Seliger, Mark, photographer, “On Christopher Street: Transgender Stories”, Rizzoli, 2016.
We Are One
On Christopher Street there are limitless sexual orientations and gender identities and no end to potential. We have “transgender, transsexual, non-binary, genderqueer, femme, butch, cross-dresser, drag kings, drag queens, and many other identities that shift, adapt, and challenge our understanding of gender”. The gender binary seems to be gone with the wind. Christopher Street sits in the middle of New York City’s Greenwich Village and is considered by many as the birthplace of the modern LGBTQ rights movement. When we reach the intersection of Christopher and Hudson Streets, we see that it has been renamed “Sylvia Rivera Way,” after the pioneering trans-activist who dared to challenge the police at Stonewall. New York’s annual LGBTQ pride parade ends on Christopher Street, where the revolution began at the Stonewall Inn.
Renowned photographer Mark Seliger is best known for his portraits of celebrities, musicians, and artists and he has lived in the West Village home for almost twenty years. His curiosity inspired him to shoot a handful of portraits in hopes of capturing the color, flamboyant characters, and theatre of a famous, but vanishing neighborhood and these portraits became his next book, “On Christopher Street”. Upon setting out with his camera, he found something of a street carnival— every night there were parades of people who, often, without saying a word, give a “visual discourse” about sexuality and just how widespread transgender people are today. With the new freedoms, it is as if they have been given license to leave their homes and come out of the shadows that they have had to live in for so long. Seliger brings seventy-four beautiful, black and white portraits that have never before been published. We also get their stories and we are reminded once again that, in reality, none of us are free until all of us are free. The very presence of this community emphasizes the need for safe places and spaces all of us can call home. As we see them, we think about them and realize we are all one big community and we no longer can stay silent and ignore them. We know fear and we know prejudice— we also know toleration which is just not good enough. They are redefining “what gender means to people who may be meeting even the idea of transgender for the first time in this book”. Seliger gives us “a unique slice of life in the neighborhood where the LGBT revolution started at the Stonewall Inn.”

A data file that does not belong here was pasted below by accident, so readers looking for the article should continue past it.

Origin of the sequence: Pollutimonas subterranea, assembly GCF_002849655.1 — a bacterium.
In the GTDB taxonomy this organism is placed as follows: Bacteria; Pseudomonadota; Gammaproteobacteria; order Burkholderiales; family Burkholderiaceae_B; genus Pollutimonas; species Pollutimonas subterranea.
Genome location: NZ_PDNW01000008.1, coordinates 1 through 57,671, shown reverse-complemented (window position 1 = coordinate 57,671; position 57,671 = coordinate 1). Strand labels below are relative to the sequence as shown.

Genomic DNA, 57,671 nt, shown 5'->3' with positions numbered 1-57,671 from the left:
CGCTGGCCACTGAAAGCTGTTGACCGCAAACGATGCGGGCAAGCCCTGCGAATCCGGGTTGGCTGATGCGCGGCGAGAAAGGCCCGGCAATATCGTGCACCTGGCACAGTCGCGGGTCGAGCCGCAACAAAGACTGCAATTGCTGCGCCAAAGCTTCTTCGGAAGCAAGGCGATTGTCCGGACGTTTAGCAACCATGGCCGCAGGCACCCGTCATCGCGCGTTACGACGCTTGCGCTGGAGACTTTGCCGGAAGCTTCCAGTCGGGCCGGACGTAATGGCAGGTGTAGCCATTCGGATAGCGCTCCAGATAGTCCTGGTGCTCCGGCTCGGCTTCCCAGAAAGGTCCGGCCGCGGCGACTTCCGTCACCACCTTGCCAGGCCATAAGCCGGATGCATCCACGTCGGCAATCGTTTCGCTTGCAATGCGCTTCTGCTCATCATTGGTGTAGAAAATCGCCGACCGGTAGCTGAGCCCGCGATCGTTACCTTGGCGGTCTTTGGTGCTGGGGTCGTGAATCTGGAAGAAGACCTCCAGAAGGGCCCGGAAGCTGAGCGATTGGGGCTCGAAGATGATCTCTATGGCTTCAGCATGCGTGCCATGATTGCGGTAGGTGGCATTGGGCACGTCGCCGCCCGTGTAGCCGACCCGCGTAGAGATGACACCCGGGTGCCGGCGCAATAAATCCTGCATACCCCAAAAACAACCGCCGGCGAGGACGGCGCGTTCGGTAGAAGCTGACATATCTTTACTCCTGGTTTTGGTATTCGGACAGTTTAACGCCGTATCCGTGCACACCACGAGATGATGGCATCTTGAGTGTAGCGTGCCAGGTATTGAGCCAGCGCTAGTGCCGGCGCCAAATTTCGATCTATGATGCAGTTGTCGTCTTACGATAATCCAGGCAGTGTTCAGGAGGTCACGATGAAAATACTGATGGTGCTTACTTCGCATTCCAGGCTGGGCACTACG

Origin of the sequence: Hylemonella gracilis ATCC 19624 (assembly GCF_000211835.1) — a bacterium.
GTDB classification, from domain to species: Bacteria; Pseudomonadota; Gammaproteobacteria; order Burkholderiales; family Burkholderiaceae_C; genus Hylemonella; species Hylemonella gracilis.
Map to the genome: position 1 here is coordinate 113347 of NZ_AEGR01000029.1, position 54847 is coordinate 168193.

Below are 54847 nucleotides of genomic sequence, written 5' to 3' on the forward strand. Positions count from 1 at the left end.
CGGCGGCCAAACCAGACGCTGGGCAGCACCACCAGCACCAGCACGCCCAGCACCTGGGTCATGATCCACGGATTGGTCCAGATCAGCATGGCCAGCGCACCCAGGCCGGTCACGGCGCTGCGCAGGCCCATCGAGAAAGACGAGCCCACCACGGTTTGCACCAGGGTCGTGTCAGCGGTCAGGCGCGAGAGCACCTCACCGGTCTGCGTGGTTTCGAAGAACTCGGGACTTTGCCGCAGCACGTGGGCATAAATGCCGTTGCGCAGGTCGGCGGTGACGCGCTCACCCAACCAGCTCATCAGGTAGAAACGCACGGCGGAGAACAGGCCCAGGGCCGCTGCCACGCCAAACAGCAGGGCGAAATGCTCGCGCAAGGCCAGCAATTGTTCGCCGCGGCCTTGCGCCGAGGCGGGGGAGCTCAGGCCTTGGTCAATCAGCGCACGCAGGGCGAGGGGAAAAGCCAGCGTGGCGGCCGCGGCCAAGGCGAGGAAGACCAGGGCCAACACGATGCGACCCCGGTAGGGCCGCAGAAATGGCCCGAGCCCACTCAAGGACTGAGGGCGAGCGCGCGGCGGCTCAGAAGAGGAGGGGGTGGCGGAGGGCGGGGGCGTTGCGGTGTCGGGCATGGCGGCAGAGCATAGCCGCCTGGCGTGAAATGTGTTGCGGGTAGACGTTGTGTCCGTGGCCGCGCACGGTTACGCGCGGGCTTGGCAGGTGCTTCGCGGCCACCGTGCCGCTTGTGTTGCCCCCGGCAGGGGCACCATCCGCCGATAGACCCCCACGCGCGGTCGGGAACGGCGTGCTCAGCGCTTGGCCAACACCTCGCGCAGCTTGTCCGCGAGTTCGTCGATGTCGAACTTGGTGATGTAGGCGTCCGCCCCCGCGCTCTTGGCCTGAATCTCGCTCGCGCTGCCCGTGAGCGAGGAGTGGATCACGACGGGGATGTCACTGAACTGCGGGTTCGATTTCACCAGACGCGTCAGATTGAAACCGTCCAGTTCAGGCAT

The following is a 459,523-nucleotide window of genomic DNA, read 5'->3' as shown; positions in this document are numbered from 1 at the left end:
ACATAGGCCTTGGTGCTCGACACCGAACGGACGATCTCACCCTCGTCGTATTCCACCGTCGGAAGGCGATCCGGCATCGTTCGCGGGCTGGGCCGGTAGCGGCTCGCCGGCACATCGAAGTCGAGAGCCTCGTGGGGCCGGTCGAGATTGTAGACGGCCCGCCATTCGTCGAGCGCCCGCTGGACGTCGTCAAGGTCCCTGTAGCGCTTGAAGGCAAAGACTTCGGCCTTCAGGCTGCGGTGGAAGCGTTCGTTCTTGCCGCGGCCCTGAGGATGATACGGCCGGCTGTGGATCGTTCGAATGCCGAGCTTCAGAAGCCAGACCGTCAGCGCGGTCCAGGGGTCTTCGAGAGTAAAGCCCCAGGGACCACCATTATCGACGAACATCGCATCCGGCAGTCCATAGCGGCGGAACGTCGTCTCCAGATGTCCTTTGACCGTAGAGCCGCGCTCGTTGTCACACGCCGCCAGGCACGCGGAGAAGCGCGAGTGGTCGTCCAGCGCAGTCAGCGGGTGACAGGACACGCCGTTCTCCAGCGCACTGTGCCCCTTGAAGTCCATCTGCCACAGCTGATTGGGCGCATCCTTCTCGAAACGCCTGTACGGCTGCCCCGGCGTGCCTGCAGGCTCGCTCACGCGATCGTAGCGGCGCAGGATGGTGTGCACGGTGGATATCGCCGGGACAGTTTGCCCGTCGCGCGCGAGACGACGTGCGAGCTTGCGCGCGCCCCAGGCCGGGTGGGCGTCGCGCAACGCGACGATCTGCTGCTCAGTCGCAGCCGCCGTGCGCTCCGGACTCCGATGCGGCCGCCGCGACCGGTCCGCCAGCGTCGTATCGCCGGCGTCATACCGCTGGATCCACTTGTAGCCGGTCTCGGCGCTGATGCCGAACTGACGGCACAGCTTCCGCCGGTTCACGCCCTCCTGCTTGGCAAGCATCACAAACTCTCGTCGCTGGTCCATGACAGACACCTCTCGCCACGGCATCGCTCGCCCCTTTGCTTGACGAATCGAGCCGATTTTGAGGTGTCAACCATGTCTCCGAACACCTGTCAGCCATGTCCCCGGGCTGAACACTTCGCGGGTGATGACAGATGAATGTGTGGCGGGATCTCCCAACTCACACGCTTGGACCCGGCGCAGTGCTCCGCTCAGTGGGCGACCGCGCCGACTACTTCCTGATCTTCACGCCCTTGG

Ask yourself where you would you go if you just wanted to be yourself. Seliger, says in a brief statement that “he noticed the freedom of expression and gender identity” that was once everywhere in the neighborhood is disappearing from the area. Seliger wanted to capture it before it was gone and that is just what he did. His camera is his storyteller says, using his camera as storyteller.
“Christopher Street has ‘a dark side,’ with drugs, prostitution, and harassment. That means that for LGBTQ youth who comprise 40 percent of the nation’s street kids, it isn’t always safe…”
The snapshots we see may feel random but natural; some people are identified, some are not, and not all of them have something to say. Those that do relate stories that hit us hard and there maybe more to say but goes unsaid because of the difficulty to verbalize feelings and emotions.